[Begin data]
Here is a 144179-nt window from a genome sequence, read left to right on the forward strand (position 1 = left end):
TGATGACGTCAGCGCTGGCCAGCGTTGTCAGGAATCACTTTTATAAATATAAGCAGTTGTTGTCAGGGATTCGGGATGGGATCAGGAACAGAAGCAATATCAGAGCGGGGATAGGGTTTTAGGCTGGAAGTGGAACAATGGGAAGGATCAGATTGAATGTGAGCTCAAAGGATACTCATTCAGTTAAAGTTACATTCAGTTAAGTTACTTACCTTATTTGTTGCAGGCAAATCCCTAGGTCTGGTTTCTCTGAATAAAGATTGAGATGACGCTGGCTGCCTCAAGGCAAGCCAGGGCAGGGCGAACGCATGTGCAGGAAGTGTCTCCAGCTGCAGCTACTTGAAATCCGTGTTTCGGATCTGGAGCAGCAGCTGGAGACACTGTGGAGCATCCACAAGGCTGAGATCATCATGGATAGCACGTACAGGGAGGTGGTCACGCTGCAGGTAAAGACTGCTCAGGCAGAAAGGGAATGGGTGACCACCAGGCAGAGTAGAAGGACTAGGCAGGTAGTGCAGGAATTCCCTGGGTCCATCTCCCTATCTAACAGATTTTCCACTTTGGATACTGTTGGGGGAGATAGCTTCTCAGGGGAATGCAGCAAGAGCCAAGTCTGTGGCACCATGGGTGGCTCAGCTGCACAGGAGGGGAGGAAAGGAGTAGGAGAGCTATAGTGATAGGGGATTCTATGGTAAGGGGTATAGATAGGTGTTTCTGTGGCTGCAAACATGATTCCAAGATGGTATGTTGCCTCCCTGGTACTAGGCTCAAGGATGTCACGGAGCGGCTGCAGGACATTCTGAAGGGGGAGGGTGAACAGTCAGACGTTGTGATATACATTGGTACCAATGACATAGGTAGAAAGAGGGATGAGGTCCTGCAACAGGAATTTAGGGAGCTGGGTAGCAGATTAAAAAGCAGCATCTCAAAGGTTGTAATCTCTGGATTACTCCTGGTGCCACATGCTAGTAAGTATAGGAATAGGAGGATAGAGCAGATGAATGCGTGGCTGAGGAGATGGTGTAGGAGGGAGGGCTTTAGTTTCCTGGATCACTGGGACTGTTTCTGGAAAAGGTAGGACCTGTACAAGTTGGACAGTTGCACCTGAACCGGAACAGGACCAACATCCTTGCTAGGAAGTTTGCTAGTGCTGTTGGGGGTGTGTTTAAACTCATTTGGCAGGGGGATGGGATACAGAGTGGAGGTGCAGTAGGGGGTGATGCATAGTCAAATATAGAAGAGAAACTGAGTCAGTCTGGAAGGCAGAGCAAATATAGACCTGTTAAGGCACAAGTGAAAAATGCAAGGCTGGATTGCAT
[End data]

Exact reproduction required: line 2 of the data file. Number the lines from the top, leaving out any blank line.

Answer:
TGATGACGTCAGCGCTGGCCAGCGTTGTCAGGAATCACTTTTATAAATATAAGCAGTTGTTGTCAGGGATTCGGGATGGGATCAGGAACAGAAGCAATATCAGAGCGGGGATAGGGTTTTAGGCTGGAAGTGGAACAATGGGAAGGATCAGATTGAATGTGAGCTCAAAGGATACTCATTCAGTTAAAGTTACATTCAGTTAAGTTACTTACCTTATTTGTTGCAGGCAAATCCCTAGGTCTGGTTTCTCTGAATAAAGATTGAGATGACGCTGGCTGCCTCAAGGCAAGCCAGGGCAGGGCGAACGCATGTGCAGGAAGTGTCTCCAGCTGCAGCTACTTGAAATCCGTGTTTCGGATCTGGAGCAGCAGCTGGAGACACTGTGGAGCATCCACAAGGCTGAGATCATCATGGATAGCACGTACAGGGAGGTGGTCACGCTGCAGGTAAAGACTGCTCAGGCAGAAAGGGAATGGGTGACCACCAGGCAGAGTAGAAGGACTAGGCAGGTAGTGCAGGAATTCCCTGGGTCCATCTCCCTATCTAACAGATTTTCCACTTTGGATACTGTTGGGGGAGATAGCTTCTCAGGGGAATGCAGCAAGAGCCAAGTCTGTGGCACCATGGGTGGCTCAGCTGCACAGGAGGGGAGGAAAGGAGTAGGAGAGCTATAGTGATAGGGGATTCTATGGTAAGGGGTATAGATAGGTGTTTCTGTGGCTGCAAACATGATTCCAAGATGGTATGTTGCCTCCCTGGTACTAGGCTCAAGGATGTCACGGAGCGGCTGCAGGACATTCTGAAGGGGGAGGGTGAACAGTCAGACGTTGTGATATACATTGGTACCAATGACATAGGTAGAAAGAGGGATGAGGTCCTGCAACAGGAATTTAGGGAGCTGGGTAGCAGATTAAAAAGCAGCATCTCAAAGGTTGTAATCTCTGGATTACTCCTGGTGCCACATGCTAGTAAGTATAGGAATAGGAGGATAGAGCAGATGAATGCGTGGCTGAGGAGATGGTGTAGGAGGGAGGGCTTTAGTTTCCTGGATCACTGGGACTGTTTCTGGAAAAGGTAGGACCTGTACAAGTTGGACAGTTGCACCTGAACCGGAACAGGACCAACATCCTTGCTAGGAAGTTTGCTAGTGCTGTTGGGGGTGTGTTTAAACTCATTTGGCAGGGGGATGGGATACAGAGTGGAGGTGCAGTAGGGGGTGATGCATAGTCAAATATAGAAGAGAAACTGAGTCAGTCTGGAAGGCAGAGCAAATATAGACCTGTTAAGGCACAAGTGAAAAATGCAAGGCTGGATTGCAT